06/29/2004 11:00PM

So many turf sprints, so few reliable angles


OCEANPORT, N.J. - Playing the races in these parts means handicapping turf sprint races. A lot of them. More, in fact, than in any other part of the country. Usually, it's best to concentrate on horses who have established themselves as specialists in such races, but it also pays to simply follow trainers who win a high percentage of turf sprints. If you listen to some of them, however, their secret is no secret at all.

For some, a big part of their success can be summed up in a word - luck.

"I never really try to point a horse for turf sprints," said trainer Jim Ryerson, who has won at a 29 percent clip in such races over the past five years, with a strong $4.39 return on investment for bettors. "It's usually just a case of running out of all other options."

Tim Hills, a trainer who has won with 33 percent of his starters in turf sprints at Monmouth over the past two years, agrees.

"I think you end up with turf sprinters more than you go out and try to acquire them," he said. "It's more a case of an opportunity presenting itself than going out and getting a turf sprinter. If the horse has some speed and any kind of turf pedigree you can try it."

Kate DeMasi has won with 22 percent of starters in short grass races over the past two years.

One of the best horses she has had is Merry Princess, a multiple stakes winner who raced exclusively as a short-distance turf horse before retiring in 2002.

"Because I've had success in the past, sometimes as we're looking to purchase horses we'll look at the pedigree and say, 'Well, we could always try the turf if all else fails,' " she said. "A horse like Merry Princess could never have done on the dirt what she did on the turf."

DeMasi's view on success with turf sprinters is simple: Get the right horses.

"I like what a jockey once told me: 'All horses run on the turf. Some run better than others,' " she said with a laugh. "You just need a horse with good natural speed with the ability to handle the grass well."

That description perfectly fits the Ryerson-trained Tangier Sound. Early in her career her trainer knew she had distance limitations. He also knew she had ability, but it was a struggle to bring it out of her. In desperation, he tried her on the grass.

"We only tried her on the turf by default," he said. "She's well bred, by Rahy, but we couldn't break her maiden on the dirt. We had to go to Colonial to get her a maiden sprint on the turf."

It turned out to be worth the trip. Tangier Sound won that race by 4 1/2 lengths and has gone on to win seven of her 15 turf sprint starts, including four stakes wins. Ryerson, respecting that she is a sprint specialist, has never tried to stretch her outs. And she has only raced on the dirt once since her maiden win, when last year's Thomas J. Malley Stakes was rained onto the main track. She has been idle since running fifth in The Very One Stakes at Pimlico on Preakness weekend but will return on Sunday in the $60,000 Betsy Ross Stakes at Monmouth. She figures to run well, as usual, because she has been working strongly.

"She's one of those horses who just didn't look like much on the dirt," said Ryerson.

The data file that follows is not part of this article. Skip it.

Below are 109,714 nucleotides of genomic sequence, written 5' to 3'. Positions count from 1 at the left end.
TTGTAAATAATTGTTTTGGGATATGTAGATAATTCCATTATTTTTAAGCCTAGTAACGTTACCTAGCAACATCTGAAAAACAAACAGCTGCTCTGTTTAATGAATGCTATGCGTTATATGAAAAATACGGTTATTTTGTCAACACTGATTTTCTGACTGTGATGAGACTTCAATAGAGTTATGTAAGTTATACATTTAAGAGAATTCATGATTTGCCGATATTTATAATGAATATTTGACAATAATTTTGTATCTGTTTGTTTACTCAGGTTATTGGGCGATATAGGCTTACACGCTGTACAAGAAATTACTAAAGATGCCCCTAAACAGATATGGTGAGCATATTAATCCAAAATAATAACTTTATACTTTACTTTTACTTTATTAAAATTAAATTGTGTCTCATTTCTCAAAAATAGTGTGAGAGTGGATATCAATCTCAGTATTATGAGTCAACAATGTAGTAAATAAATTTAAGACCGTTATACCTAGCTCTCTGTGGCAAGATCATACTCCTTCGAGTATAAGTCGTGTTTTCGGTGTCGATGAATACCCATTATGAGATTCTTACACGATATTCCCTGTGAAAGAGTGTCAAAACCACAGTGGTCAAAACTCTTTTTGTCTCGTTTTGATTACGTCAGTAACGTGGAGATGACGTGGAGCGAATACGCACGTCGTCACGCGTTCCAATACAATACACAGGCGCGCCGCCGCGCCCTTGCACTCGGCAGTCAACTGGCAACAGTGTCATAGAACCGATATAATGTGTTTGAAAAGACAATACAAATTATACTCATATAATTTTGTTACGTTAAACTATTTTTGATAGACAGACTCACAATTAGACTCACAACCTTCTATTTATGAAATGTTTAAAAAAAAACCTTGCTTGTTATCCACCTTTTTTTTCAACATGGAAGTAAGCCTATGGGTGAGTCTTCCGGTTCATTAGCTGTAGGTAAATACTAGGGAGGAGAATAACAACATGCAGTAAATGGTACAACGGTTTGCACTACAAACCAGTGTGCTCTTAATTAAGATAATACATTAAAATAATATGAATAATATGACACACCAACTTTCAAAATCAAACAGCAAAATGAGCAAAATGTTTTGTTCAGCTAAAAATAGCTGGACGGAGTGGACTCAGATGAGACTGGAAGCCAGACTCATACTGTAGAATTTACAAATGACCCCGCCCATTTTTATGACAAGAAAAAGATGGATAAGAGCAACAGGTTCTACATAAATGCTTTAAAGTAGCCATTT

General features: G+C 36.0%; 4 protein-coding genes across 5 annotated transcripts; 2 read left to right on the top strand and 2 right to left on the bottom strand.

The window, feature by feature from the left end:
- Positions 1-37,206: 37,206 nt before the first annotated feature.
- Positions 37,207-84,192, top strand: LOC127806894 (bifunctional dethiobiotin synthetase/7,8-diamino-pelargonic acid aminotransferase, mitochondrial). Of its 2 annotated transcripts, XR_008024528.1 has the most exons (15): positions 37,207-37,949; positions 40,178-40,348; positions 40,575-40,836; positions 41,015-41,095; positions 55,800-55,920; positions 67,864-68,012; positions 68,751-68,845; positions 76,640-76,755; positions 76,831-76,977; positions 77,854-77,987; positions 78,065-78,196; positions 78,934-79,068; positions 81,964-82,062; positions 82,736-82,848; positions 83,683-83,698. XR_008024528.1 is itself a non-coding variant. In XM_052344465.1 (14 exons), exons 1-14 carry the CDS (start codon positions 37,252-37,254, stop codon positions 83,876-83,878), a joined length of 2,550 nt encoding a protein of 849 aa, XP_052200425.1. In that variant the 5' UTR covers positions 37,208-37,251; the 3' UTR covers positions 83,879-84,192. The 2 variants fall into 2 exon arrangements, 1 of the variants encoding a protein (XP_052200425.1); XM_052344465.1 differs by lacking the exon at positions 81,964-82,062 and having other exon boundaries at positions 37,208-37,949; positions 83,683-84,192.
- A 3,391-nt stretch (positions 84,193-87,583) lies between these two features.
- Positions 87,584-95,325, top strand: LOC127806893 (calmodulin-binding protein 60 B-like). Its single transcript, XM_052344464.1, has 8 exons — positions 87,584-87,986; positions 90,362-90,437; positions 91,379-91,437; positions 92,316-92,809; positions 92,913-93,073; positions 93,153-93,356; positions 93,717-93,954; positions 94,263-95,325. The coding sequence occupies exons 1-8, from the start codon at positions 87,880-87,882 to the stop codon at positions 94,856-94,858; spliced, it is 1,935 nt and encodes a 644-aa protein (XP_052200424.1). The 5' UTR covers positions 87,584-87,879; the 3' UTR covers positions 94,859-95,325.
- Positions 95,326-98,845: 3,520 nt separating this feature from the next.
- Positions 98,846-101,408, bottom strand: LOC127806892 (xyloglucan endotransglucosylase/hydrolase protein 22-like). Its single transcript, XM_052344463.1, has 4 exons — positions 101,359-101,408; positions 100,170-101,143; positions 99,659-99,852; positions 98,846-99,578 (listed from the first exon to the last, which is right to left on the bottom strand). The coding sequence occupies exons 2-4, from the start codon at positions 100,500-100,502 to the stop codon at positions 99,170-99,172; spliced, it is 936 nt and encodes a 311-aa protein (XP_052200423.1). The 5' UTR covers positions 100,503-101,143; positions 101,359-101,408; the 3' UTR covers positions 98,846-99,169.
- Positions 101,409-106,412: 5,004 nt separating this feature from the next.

That's the case for a lot of horses who find a niche in this area. Hills may not actively be in the market for a grass sprinter, but he certainly knows when he has one. He trains four-time stakes winner Joe's Son Joey, who never has run in anything but a turf sprint. Then there is Scattering Breezes, who has had mild success against claimers on the dirt, but who has now won two of three sprint tries on the turf, including an allowance race. He has gotten the opportunity to excel for Hills only because of the proliferation of turf sprints in this area.

"It seems like with a lot of racing secretaries and some of the horsemen, they would only run a turf sprint race over their dead bodies, because they don't want to take away from the dirt races they can run and they don't want to tear up their course," he said. "But the turf sprints have become something of a specialty of Monmouth and The Meadowlands over the years."

In addition to the New Jersey circuit, Philadelphia Park and the Maryland tracks card a number of short races on the grass. The races at Colonial Downs, of course, are predominantly run on the turf, with many of those races sprints.

"The turf sprints are very popular with the horsemen, and with the bettors," said Mike Dempsey, Monmouth's racing secretary. "If we had two turf courses, we'd run even more."

One of the few major tracks in the region that does not offer many grass sprints is Delaware Park. According to racing secretary Sam Abbey, that's mostly due to the configuration of the oval and that the meet is a long one. One course must bear the load for about five months of racing.

"I've got nothing against turf sprints," he said. "I've never been a guy that thought it tears the course up more than a distance race. I just don't have a lot of room for them, because when we run them the field breaks very close to the turn. And we don't have the options that other tracks have. Maryland can run at Pimlico, Laurel, and Colonial [in Virginia]. New York runs at Belmont, Aqueduct, and Saratoga. We're limited in that the course has to last a 139-day meet."

Not so at Monmouth, which is running an 87-day meet in 2004. There are no less than 11 turf sprint stakes races, and they're worth upward of $400,000. That's a lot of purse money available for those trainers with enough foresight - and luck - to have a specialist in the field.

"I get people who ask me, 'Gee, how do you train a horse to like the turf?' and I think it's one of the dumbest questions," said Hills. "You just train them. If they like the turf, then that's what you do with them."